Systems of secrecy : confidences and gossip in management accountants' handling of dual role expectations and MCS limitations
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The article shows how secrecy - defined as the purposeful revelation of information to some and not others - is used by management accountants to pursue their roles as independent business controllers and nurture the social proximity required to be sought-after business advisers. The paper examines management accountants’ retentive and communicative strategies in reporting practices in a subset of a large multinational company. It conceptualizes systems of secrecy as the purposeful articulation between two types of revelations (confidences and gossip). It shows how confidences and gossip can be successive steps that structure informal reporting information flows and close social interactions helpful in dealing with tensions arising from attempts to manage interdependencies and to achieve individually specified targets. The article contributes to the literature on the dynamics of management accountants’ dual role by showing how they overcome the tensions between conflicting expectations through tactful and judicious distribution of information. It shows how the articulation of confidence and gossip creates a specific format of accounting talk which facilitates compromise through the succession of private one-on-one discursive spaces. It also complements the literature on management control systems (MCS) by giving a nuanced account of the virtues of secrecy in order to mitigate some of the unanticipated adverse effects of performance evaluations.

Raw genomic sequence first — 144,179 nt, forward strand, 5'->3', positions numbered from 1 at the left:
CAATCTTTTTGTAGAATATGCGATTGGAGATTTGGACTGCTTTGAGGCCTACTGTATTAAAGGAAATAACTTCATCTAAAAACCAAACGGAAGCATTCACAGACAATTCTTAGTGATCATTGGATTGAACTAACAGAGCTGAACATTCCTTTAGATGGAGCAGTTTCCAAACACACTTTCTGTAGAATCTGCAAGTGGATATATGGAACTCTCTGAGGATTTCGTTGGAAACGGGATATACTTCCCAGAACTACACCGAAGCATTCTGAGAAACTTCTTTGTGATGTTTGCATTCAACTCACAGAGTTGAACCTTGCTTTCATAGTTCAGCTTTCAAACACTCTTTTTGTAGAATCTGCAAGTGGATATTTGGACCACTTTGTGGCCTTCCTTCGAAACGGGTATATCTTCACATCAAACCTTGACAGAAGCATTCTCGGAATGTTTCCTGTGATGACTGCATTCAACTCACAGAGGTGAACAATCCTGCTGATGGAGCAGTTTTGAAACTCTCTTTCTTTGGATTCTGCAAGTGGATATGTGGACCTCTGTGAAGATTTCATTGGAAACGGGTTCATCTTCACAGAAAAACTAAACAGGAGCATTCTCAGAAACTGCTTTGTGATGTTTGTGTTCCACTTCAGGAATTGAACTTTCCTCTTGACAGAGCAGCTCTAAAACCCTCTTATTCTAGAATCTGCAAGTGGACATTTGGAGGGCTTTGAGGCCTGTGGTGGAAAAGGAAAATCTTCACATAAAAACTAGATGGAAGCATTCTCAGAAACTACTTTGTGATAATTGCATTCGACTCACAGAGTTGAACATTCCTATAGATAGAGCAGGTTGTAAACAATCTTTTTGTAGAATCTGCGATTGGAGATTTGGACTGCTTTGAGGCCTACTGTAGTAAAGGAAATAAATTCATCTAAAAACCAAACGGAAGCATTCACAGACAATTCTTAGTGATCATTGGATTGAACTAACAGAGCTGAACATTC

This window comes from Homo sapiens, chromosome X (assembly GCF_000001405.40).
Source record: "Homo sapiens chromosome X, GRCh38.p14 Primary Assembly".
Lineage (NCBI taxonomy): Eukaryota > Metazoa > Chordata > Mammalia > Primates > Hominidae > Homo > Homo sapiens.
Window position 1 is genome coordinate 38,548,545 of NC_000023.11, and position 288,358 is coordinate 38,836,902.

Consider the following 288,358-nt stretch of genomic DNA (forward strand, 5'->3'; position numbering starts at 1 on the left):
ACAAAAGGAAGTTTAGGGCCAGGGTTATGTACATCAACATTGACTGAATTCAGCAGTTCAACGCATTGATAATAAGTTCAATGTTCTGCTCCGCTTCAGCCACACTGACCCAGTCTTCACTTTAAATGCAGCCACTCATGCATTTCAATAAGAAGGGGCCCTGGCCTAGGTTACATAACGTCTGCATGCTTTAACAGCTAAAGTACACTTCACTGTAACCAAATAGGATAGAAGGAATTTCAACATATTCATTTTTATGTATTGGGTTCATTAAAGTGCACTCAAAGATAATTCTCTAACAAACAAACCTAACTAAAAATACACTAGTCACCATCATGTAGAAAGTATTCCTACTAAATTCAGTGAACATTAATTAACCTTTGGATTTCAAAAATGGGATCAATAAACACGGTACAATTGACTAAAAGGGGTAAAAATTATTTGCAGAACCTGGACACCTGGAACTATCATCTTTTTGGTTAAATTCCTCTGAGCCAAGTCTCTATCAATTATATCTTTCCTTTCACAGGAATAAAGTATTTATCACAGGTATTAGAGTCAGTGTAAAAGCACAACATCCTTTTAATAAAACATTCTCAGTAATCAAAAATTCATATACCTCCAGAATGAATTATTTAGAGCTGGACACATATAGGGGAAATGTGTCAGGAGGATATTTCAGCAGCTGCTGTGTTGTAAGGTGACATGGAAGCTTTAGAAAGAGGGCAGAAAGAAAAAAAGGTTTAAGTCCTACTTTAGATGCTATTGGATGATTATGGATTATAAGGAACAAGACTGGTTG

Puyou , F-R 2018 , ' Systems of secrecy : confidences and gossip in management accountants' handling of dual role expectations and MCS limitations ' , Management Accounting Research , vol. 40 , pp. 15-26 . https://doi.org/10.1016/j.mar.2018.01.001
Management Accounting Research
Copyright © 2018 Elsevier Ltd. This work has been made available online in accordance with the publisher’s policies. This is the author created, accepted version manuscript following peer review and may differ slightly from the final published version. The final published version of this work is available at https://doi.org/10.1016/j.mar.2018.01.001
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